Joseph Biden, the top Democrat of the Senate Foreign Relations Committee, made the prediction after new data released by the Pentagon showed that the US army is failing to meet its recruitment targets for four straight months.

"We're going to have to face that question," Biden said on NBC's Meet the Press television show when asked if it was realistic to expect restoration of the draft.

"The truth of the matter is, it is going to become a subject if in fact there's a 40% shortfall in recruitment. It's just a reality," he said.

The comment came after the Department of Defence announced on Friday that the army had missed its recruiting goal for May by 1661 recruits, or 25%. Similar losses have been reported by army officials every month since February.

But experts said even that figure was misleading because the army has quietly lowered its May recruitment target from 8050 to 6700 people.

That has prompted charges that the real shortfall was closer to 40%, which in turn has led to questions about the future viability of the army as a force if it continues to be plagued by lack of new recruits.

Monthly shortfall

Since October, the army has recruited more than 8000 fewer people than it had hoped to, which amounts to a loss of about a modern brigade.

The war in Iraq has severely
stretched the US military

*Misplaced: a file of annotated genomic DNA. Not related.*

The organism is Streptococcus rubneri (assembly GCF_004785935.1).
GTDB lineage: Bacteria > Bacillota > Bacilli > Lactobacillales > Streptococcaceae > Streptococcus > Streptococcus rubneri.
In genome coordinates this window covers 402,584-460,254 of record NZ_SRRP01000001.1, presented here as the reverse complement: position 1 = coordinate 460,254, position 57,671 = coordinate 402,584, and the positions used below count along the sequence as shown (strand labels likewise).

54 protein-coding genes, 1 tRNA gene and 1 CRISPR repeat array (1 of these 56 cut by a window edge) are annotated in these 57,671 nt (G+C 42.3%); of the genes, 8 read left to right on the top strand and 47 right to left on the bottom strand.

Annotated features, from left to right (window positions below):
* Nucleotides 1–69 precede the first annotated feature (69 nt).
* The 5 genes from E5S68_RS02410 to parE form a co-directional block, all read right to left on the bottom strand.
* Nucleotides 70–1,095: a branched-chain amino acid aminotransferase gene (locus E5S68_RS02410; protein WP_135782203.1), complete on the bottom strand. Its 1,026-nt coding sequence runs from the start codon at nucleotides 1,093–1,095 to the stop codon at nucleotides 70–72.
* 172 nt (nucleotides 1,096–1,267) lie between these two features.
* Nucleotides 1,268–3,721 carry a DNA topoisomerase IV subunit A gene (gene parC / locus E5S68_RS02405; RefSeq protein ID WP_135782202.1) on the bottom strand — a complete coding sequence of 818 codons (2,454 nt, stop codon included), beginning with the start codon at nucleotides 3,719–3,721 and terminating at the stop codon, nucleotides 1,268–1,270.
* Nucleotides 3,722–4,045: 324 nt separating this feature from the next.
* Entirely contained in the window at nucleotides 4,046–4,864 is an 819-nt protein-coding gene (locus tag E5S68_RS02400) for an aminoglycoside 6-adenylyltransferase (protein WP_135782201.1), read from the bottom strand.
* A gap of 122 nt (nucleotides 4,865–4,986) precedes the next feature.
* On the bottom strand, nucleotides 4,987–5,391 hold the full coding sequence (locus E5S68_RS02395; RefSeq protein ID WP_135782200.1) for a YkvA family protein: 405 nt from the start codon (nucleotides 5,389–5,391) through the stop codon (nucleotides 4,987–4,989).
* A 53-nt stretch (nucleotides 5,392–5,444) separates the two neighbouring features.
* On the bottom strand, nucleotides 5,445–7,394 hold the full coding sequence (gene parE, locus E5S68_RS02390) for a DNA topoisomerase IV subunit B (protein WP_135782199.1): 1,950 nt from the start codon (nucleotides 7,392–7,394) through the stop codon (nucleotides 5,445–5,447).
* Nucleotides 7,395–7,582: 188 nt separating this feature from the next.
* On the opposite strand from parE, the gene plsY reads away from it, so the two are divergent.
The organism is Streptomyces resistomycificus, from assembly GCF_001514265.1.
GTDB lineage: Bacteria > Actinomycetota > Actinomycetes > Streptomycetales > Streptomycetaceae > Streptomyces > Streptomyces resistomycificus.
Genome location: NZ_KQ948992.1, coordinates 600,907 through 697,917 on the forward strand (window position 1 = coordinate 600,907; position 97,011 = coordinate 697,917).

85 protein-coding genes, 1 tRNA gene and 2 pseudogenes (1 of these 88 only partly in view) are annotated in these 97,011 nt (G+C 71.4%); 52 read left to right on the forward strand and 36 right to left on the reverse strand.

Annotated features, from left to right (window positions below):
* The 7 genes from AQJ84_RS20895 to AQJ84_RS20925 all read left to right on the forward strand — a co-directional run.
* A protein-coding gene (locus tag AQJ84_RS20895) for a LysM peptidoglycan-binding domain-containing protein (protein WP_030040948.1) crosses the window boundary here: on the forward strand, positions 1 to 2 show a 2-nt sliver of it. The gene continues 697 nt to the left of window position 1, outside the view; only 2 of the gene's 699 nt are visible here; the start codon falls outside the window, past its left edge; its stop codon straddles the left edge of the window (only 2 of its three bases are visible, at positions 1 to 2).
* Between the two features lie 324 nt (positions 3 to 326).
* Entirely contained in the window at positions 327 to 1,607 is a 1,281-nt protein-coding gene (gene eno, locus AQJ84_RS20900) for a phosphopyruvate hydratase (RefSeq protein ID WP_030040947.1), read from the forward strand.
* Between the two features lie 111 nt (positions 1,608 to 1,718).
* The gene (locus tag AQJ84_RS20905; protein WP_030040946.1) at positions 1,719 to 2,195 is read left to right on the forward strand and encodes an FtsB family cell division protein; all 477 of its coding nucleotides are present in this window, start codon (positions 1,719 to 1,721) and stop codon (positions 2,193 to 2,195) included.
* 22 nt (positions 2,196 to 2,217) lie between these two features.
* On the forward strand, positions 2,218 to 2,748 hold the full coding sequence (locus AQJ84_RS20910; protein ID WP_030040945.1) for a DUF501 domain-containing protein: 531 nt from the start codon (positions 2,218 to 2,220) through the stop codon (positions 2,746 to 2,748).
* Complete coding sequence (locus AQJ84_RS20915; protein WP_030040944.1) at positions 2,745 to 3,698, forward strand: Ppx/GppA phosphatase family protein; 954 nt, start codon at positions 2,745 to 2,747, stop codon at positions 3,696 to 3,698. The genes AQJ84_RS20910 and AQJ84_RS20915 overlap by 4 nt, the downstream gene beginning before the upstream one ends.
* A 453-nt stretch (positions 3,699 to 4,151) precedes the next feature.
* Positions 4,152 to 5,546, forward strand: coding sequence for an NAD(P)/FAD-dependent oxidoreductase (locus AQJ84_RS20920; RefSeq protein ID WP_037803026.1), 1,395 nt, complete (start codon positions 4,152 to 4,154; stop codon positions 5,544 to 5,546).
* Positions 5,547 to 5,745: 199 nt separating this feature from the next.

The army, navy and marine corps reserves also fell short of their monthly goals by 18%, 6%and 12% respectively, according to the figures.

Recruitment at the Army National Guard was down 29% while the Air National Guard fell short by 22%.

The United States abandoned the military draft in 1973, after mass protest during the Vietnam War, and switched to an all-volunteer force.

Registered draftees

Mandatory registration for the draft was suspended in 1975, but resumed in 1980 after the Soviet invasion of Afghanistan. About 13.5 million men are currently registered with the US government as potential draftees. 

"If you think you have trouble getting recruits today, you're going to have far more trouble six months from now"

Patrick Leahy, US senator

During the 2004 election campaign, Democratic presidential nominee John Kerry repeatedly accused President George Bush of planning to re-instate "a back-door draft", charges the president vehemently denied.

But while admitting that restoring the draft would be politically "very difficult," Senator Patrick Leahy, the ranking Democrat of the Senate Judiciary Committee, said something would have to be done because the situation with recruitment was not likely to improve.

Severe problems ahead

"If you think you have trouble getting recruits today, you're going to have far more trouble six months from now," Leahy predicted on CBS's Face the Nation programme. "It is not going to get better. That's going to get worse."

Republican Representative Curt Weldon called the recruitment shortfalls "troublesome" and "unacceptable."

But he urged the military "to find ways to fix the current system" and to attract more recruits with the help of new incentives.

Nearly 1900 US troops have been killed in Iraq, Afghanistan and elsewhere since the beginning of the war on terror in the wake of the 11 September 2001 attacks.